These include psychosocial support, medical evaluation and treatment, emergency contraceptives for females of reproductive ages, forensic analysis, trauma counselling, paralegal services and transitional safe rooms.

When she started the organisation, the main goal, she says, was to sensitise and educate people on GBV, do marches and push the government to open shelters.

With time, victims started sending her messages on social media, telling her they are ready to leave their abusive relationships and marriages.

Since then, Njeri terms her daily life insane. She revolves mostly around courts, police stations, hospitals and rescues. Depending on the cases she receives.

“My first case was for a woman who told me she has reported her husband who was abusing her to a police station and she had no place to go.”

There has been an enormous increase in GBV cases, and her safe house is getting filled up. She wonders where she would get space for more victims.

“No one has a good story, no one wants to go back to their abusive homes,” she says.

During that time, she had hosted three women survivors in her home.

“We rented two single rooms. We informed people that we are opening a shelter and so we asked if they could provide with extra beds or anything that they could give out,” she said.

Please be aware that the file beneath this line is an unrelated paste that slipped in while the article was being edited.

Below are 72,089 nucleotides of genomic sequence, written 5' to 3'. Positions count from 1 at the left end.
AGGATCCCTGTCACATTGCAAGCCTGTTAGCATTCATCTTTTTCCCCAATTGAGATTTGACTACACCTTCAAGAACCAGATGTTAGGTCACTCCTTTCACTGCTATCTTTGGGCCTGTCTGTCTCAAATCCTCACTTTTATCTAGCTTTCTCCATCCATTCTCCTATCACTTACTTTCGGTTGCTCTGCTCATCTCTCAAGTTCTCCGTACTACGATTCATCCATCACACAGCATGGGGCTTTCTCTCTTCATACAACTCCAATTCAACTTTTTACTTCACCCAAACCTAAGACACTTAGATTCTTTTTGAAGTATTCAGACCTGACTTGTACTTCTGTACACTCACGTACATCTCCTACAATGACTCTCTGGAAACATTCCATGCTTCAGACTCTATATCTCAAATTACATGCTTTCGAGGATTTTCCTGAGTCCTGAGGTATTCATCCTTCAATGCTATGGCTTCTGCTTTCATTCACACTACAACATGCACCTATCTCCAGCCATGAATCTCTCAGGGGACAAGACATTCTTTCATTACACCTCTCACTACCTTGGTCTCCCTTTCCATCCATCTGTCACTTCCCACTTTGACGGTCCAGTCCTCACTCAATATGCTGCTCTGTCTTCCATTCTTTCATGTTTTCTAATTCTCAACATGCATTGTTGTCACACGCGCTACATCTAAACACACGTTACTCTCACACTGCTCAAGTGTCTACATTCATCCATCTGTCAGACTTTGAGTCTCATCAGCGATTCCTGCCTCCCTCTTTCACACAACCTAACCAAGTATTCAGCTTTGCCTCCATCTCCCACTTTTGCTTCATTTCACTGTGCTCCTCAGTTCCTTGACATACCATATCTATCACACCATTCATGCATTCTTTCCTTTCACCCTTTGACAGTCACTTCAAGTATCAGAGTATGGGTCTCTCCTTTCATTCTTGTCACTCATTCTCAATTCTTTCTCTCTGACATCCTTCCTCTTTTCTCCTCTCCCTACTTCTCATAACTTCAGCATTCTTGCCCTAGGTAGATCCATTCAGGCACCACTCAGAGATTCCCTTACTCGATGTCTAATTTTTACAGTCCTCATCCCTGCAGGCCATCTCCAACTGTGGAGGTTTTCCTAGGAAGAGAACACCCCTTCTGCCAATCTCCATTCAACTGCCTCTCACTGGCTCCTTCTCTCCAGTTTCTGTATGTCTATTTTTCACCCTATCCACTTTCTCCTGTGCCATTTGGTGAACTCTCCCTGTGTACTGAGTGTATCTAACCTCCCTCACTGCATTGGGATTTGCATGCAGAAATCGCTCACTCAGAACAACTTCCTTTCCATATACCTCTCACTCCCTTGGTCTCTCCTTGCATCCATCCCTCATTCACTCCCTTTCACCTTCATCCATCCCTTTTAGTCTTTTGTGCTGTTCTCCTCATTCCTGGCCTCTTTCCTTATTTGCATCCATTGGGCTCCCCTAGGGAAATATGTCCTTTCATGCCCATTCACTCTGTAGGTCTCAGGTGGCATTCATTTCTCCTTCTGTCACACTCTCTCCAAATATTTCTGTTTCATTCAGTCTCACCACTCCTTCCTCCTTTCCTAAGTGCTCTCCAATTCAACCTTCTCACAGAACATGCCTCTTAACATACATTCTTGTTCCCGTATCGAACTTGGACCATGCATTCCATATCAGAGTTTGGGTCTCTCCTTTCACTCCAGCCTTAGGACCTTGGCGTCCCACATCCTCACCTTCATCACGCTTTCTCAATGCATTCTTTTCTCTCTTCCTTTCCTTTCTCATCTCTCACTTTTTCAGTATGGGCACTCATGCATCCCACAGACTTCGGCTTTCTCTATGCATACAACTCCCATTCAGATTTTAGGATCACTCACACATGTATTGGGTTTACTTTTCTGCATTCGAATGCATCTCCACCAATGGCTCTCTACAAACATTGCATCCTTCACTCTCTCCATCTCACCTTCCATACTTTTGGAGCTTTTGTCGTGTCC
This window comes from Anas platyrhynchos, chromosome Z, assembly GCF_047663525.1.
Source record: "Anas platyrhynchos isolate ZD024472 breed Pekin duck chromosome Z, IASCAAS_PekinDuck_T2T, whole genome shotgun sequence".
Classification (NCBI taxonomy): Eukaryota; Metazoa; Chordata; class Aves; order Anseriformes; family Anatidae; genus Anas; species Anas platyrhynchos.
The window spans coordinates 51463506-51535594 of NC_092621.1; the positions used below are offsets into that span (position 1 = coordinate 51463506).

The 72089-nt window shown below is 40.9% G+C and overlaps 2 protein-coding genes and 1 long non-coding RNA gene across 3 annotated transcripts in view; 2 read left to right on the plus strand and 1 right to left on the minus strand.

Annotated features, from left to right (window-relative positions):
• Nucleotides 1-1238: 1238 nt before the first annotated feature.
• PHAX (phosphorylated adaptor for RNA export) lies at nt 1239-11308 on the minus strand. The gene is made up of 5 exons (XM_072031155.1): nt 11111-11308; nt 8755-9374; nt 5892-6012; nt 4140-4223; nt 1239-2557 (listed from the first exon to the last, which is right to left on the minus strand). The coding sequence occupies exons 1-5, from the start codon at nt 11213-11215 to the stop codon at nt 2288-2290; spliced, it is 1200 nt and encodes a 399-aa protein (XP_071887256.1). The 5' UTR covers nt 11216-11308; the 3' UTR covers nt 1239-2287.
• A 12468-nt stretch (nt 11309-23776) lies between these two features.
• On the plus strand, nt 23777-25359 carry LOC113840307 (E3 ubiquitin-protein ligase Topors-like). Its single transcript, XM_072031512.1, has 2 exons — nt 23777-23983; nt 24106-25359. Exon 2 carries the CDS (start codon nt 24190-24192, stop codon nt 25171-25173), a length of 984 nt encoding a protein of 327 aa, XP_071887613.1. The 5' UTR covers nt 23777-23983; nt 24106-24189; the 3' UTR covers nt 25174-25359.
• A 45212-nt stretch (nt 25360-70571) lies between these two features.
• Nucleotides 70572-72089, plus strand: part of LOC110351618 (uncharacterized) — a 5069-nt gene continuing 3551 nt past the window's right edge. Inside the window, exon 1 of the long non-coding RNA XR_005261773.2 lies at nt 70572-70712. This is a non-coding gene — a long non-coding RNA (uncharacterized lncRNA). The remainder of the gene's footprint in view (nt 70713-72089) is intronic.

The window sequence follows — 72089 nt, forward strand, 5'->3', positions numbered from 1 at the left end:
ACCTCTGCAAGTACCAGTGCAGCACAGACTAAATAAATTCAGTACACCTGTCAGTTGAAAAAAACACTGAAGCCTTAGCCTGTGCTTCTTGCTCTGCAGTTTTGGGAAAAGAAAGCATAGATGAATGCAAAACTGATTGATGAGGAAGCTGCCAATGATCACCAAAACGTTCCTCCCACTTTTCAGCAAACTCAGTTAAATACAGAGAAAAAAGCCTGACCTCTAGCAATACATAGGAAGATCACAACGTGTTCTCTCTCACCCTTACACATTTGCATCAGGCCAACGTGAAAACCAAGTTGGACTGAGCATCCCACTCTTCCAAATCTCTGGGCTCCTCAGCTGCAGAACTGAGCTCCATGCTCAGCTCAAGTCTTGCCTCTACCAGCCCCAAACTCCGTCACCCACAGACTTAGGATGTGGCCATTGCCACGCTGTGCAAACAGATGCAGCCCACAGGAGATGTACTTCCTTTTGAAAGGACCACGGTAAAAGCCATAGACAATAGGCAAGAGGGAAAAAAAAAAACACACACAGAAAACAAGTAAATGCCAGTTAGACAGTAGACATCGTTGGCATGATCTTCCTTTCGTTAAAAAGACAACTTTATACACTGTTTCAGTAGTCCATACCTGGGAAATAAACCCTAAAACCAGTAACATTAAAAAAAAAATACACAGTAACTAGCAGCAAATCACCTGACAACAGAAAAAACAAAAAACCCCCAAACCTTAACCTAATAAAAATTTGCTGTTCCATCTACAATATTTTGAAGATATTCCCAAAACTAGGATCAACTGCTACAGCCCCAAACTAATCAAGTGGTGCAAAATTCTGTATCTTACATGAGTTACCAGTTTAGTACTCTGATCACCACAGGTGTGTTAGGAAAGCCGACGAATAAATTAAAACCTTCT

“That is when I came to realise there is indeed a huge need for shelters in the country. At first, we would offer counselling and host for only two weeks,” she said.

But the first woman they rescued went back to her abuser. And in less than three days, she was called.

And they realised the need of having victims stay in for longer, get more counselling and be in a peaceful environment.

She later found a safe house that now hosts victims of sexual and gender-based violence to enable them to take off and get therapy with any burdens on their shoulders.


Wa Migwi described her safe house as a place of recuperation and healing for women and their children who have gone through sexual or domestic violence.

“Different women come from different statuses in life. We aim to empower them with the little we have,” she said.

“We are always fundraising. We have opened 10 small businesses. They now have a place where they can fend for themselves. They are happy. That is what I would call a success story.”

For Njeri, empowerment comes from being able to change their whole lives.

Since 2019, she has hosted 100 women, men and children survivors from all walks of life. Her beneficiaries love calling her ‘mum’.

“Sadly, domestic abuse is viewed as the norm. We are trying to raise awareness. I do a rescue daily,” she says.

Her organisation has child psychologists for children who have undergone violence, therapy sessions, and yoga classes on weekends.